Bruxism, the medical term for grinding your teeth, affects about 8 percent of adults, according to the National Sleep Foundation. From the occasional sore jaw to chronic grinding, it can be a serious problem. Whether the grinding is new or a lifelong habit, it's often difficult to tell whether it's a mere annoyance or a serious problem. If you experience one of the following, it may be time to visit your dentist to talk about a mouth guard for teeth grinding.
Not only will a chipped tooth require dental care for repair, but it can also be a sign that your teeth grinding has become more serious. As you touch your teeth together and grind back and forth, you can put alot of pressure on the enamel — in your sleep, no less — that you could actually damage your teeth. This can be expensive to fix and can even lead to cavities, so it's best to talk to your dentist about a mouth guard before you chip more teeth.
Some people grind periodically because of temporary issues, such as stress at work. If your bruxism is chronic, meaning you grind most nights, it's probably best to see your dentist about a mouth guard for teeth grinding. While it won't stop the actual clenching of your jaw, a mouth guard can minimize the negative effects on your teeth if you're grinding every night.
Do you feel as though you have a raging headache every morning? It could be the result of nightly grinding. A mouth guard won't stop you from grinding altogether, but it may help. Talk to your dentist about what options are available to you. MedlinePlus suggests relaxation exercises to help you wind down at night so that you'll be less likely to grind. Your dentist can suggest other ways to minimize teeth grinding.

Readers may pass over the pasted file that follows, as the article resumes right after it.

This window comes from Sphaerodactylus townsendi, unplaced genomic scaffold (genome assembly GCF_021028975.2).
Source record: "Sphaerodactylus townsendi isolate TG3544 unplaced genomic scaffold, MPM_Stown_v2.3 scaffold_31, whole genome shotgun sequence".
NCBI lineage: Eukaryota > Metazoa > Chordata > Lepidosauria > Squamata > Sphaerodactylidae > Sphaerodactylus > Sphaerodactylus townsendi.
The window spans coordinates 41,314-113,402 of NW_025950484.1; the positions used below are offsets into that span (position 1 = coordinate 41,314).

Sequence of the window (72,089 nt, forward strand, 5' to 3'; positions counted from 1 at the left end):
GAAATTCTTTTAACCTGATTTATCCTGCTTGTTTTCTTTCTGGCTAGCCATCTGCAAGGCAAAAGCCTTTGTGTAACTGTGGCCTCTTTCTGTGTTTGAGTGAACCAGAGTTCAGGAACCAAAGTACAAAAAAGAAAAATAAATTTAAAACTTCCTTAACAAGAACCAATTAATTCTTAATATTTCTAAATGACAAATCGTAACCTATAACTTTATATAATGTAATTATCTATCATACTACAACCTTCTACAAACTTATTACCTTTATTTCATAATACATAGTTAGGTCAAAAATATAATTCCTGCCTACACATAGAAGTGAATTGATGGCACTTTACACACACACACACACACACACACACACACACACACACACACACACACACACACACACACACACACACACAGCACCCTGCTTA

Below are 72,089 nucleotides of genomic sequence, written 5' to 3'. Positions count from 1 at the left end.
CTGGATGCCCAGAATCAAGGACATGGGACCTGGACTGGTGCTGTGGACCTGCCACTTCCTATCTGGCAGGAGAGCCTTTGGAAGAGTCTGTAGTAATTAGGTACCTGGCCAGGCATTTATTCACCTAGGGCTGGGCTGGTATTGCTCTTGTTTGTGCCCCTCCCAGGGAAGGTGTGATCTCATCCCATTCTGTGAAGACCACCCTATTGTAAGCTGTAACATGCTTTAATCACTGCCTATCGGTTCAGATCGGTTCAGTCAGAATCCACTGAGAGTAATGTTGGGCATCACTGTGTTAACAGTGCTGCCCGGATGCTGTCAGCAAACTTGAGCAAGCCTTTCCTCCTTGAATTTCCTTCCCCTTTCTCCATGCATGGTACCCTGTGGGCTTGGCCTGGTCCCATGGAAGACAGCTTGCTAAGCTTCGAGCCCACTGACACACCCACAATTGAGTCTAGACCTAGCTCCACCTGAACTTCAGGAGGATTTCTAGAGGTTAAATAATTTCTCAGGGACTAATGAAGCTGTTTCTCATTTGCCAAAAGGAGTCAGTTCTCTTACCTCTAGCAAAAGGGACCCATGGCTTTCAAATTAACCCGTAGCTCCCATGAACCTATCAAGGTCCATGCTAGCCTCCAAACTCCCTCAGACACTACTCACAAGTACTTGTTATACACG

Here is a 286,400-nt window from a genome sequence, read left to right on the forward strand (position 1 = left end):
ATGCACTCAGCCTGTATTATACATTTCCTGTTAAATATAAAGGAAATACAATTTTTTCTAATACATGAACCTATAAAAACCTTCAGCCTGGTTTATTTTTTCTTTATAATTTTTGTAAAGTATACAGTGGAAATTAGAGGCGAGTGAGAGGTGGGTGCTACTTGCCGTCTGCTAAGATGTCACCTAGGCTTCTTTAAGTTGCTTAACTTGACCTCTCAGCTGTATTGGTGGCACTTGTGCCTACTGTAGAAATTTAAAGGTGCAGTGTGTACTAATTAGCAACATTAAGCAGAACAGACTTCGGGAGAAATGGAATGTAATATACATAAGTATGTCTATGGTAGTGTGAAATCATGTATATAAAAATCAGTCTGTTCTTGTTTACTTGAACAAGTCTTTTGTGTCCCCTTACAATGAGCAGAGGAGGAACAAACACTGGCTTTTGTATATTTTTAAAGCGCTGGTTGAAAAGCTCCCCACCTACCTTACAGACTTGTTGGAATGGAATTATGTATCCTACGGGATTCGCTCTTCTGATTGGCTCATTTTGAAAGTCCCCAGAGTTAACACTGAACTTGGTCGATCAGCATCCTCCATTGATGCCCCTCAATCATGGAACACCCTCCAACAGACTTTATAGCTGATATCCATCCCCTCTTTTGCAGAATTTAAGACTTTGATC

Temporomandibular joint disorder (TMJD) occurs when the muscles around the jaw become inflamed, which sometimes happens as the result of clenching the teeth together and grinding against the teeth. If your dentist diagnoses you with this disorder, ask about a mouth guard. A mouth guard will prevent your teeth from clenching and grinding, thus reducing some of the pain associated with TMJD.
If you regularly take antidepressants, talk to your dentist about a mouth guard. A study published in a 2012 issue of Clinics found that paroxetine, the main ingredient in some antidepressants, can cause nighttime teeth grinding. If you take certain medicines, such as Paxil, you may need to protect your teeth against those side effects. You can also talk to your doctor about adjusting your dosage or switching to another antidepressant if grinding becomes a problem.
Teeth grinding is a common issue, but you shouldn't have to suffer. By making an appointment with your dentist, you can set up a time to talk about mouth guards and other ways to cope with and cure the behavior.